Plasma amyloid-β peptide concentration has recently been shown to have high accuracy to predict amyloid-β plaque burden in the brain. These amyloid-β plasma markers will allow wider screening of the population and simplify and reduce screening costs for therapeutic trials in Alzheimer's disease. The aim of this study was to determine how longitudinal changes in blood amyloid-β track with changes in brain amyloid-β. Australian Imaging, Biomarker and Lifestyle study participants with a minimum of two assessments were evaluated (111 cognitively normal, 7 mild cognitively impaired, 15 participants with Alzheimer's disease). Amyloid-β burden in the brain was evaluated through PET and was expressed in Centiloids. Total protein amyloid-β 42/40 plasma ratios were determined using ABtest® assays. We applied our method for obtaining natural history trajectories from short term data to measures of total protein amyloid-β 42/40 plasma ratios and PET amyloid-β. The natural history trajectory of total protein amyloid-β 42/40 plasma ratios appears to approximately mirror that of PET amyloid-β, with both spanning decades. Rates of change of 7.9% and 8.8%, were observed for total protein amyloid-β 42/40 plasma ratios and PET amyloid-β, respectively. The trajectory of plasma amyloid-β preceded that of brain amyloid-β by a median value of 6 years (significant at 88% confidence interval). These findings, showing the tight association between changes in plasma and brain amyloid-β, support the use of plasma total protein amyloid-β 42/40 plasma ratios as a surrogate marker of brain amyloid-β. Also, that plasma total protein amyloid-β 42/40 plasma ratios has potential utility in monitoring trial participants, and as an outcome measure.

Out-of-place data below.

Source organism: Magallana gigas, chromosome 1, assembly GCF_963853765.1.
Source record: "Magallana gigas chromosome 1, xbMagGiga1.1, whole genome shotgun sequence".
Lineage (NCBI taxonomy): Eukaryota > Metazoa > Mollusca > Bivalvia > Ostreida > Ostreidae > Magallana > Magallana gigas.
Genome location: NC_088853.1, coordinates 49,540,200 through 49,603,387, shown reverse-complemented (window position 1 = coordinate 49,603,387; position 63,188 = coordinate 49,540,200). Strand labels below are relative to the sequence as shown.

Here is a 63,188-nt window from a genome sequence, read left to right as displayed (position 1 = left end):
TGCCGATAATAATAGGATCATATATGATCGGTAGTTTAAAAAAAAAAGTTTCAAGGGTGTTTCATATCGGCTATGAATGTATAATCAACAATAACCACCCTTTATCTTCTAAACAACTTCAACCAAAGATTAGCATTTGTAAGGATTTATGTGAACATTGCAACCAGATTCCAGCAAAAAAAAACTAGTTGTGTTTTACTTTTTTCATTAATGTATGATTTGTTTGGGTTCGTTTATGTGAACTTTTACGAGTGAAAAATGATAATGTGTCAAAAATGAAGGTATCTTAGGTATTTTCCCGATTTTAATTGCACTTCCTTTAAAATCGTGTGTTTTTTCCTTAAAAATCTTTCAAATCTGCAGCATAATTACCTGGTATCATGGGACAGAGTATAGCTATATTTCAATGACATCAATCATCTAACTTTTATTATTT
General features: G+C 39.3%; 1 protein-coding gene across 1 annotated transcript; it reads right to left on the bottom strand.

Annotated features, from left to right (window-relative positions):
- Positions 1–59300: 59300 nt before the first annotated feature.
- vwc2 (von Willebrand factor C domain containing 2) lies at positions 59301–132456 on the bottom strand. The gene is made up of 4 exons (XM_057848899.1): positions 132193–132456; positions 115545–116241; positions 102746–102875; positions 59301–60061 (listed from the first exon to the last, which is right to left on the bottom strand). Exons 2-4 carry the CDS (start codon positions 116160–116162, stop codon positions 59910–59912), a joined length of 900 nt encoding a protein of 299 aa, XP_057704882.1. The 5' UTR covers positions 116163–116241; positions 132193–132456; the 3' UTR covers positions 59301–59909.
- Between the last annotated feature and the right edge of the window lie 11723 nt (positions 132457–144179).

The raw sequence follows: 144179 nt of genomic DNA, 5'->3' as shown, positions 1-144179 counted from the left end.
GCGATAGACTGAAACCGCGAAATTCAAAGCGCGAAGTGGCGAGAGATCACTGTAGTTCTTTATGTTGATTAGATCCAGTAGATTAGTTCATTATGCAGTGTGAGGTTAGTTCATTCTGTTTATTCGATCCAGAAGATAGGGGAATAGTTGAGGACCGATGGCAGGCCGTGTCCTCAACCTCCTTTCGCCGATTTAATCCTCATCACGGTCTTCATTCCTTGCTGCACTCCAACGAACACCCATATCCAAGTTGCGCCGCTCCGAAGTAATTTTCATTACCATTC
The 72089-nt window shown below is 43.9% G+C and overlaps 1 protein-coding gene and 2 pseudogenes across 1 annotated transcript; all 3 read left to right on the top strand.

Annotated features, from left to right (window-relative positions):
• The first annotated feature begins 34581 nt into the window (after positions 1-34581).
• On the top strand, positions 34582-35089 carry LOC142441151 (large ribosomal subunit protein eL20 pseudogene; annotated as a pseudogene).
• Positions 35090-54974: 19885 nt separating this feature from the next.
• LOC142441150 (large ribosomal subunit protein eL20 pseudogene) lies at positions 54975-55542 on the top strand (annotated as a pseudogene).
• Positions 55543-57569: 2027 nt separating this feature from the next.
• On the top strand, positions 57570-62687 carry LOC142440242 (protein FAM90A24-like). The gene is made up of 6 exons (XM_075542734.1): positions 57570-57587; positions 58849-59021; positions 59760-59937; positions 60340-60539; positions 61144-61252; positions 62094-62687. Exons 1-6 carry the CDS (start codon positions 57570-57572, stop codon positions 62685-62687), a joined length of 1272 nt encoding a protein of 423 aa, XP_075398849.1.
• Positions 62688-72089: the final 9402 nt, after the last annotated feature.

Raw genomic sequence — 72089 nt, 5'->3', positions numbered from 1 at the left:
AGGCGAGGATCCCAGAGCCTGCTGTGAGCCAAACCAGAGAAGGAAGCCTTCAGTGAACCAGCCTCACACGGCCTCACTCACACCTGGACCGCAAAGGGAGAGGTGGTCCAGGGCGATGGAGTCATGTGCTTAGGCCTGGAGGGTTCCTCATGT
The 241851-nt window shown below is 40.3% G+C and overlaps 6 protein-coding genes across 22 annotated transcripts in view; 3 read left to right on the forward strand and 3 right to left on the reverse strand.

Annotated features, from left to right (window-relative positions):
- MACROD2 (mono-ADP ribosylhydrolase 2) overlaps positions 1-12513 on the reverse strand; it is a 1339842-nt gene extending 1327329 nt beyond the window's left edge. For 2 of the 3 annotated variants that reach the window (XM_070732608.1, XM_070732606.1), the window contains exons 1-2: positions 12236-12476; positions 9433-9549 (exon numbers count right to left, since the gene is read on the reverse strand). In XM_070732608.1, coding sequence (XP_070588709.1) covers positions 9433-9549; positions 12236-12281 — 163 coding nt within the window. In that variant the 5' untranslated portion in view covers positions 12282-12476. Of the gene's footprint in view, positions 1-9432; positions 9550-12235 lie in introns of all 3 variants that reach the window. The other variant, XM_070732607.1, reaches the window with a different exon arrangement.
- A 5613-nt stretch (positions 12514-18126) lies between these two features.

Keywords: Alzheimer’s disease; aging; amyloid imaging; plasma amyloid.
© The Author(s) (2020). Published by Oxford University Press on behalf of the Guarantors of Brain.